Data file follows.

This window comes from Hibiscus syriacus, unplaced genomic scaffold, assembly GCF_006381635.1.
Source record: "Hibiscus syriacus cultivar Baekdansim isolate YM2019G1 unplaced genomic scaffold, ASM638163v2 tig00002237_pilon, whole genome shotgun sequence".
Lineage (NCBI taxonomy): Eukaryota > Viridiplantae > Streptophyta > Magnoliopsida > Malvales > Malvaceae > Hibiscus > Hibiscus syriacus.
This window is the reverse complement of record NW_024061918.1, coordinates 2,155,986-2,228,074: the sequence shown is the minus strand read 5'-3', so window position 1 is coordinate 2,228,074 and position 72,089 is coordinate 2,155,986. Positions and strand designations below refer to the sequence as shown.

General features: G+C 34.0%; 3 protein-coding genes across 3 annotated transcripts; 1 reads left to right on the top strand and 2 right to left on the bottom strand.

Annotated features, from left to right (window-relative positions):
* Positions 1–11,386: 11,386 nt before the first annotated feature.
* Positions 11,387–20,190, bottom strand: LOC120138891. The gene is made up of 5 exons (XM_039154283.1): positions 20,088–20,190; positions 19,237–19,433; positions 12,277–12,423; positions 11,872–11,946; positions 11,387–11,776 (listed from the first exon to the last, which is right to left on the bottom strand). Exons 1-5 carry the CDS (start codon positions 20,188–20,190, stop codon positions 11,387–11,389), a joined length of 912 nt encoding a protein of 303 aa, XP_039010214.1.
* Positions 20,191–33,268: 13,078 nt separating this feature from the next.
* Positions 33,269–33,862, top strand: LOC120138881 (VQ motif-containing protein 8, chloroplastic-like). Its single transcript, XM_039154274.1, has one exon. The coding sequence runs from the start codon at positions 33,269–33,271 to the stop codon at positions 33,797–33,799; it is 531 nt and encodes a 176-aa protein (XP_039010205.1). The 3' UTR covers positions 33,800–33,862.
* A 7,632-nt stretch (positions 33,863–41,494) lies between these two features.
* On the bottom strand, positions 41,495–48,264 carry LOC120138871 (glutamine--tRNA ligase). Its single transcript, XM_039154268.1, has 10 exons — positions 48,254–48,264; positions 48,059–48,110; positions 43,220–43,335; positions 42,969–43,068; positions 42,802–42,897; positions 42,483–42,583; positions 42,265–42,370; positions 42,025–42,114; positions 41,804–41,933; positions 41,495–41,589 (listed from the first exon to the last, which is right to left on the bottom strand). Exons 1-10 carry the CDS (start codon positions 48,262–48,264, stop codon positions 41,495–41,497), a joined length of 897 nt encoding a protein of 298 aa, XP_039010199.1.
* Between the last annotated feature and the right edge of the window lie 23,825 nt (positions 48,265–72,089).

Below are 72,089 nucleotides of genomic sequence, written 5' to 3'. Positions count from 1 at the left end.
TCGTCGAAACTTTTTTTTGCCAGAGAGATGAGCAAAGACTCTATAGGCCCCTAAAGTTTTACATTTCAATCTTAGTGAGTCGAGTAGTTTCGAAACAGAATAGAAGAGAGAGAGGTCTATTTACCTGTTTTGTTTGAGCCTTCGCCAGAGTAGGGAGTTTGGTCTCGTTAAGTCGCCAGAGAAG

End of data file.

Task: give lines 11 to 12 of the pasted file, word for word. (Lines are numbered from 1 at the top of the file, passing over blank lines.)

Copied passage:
* A 7,632-nt stretch (positions 33,863–41,494) lies between these two features.
* On the bottom strand, positions 41,495–48,264 carry LOC120138871 (glutamine--tRNA ligase). Its single transcript, XM_039154268.1, has 10 exons — positions 48,254–48,264; positions 48,059–48,110; positions 43,220–43,335; positions 42,969–43,068; positions 42,802–42,897; positions 42,483–42,583; positions 42,265–42,370; positions 42,025–42,114; positions 41,804–41,933; positions 41,495–41,589 (listed from the first exon to the last, which is right to left on the bottom strand). Exons 1-10 carry the CDS (start codon positions 48,262–48,264, stop codon positions 41,495–41,497), a joined length of 897 nt encoding a protein of 298 aa, XP_039010199.1.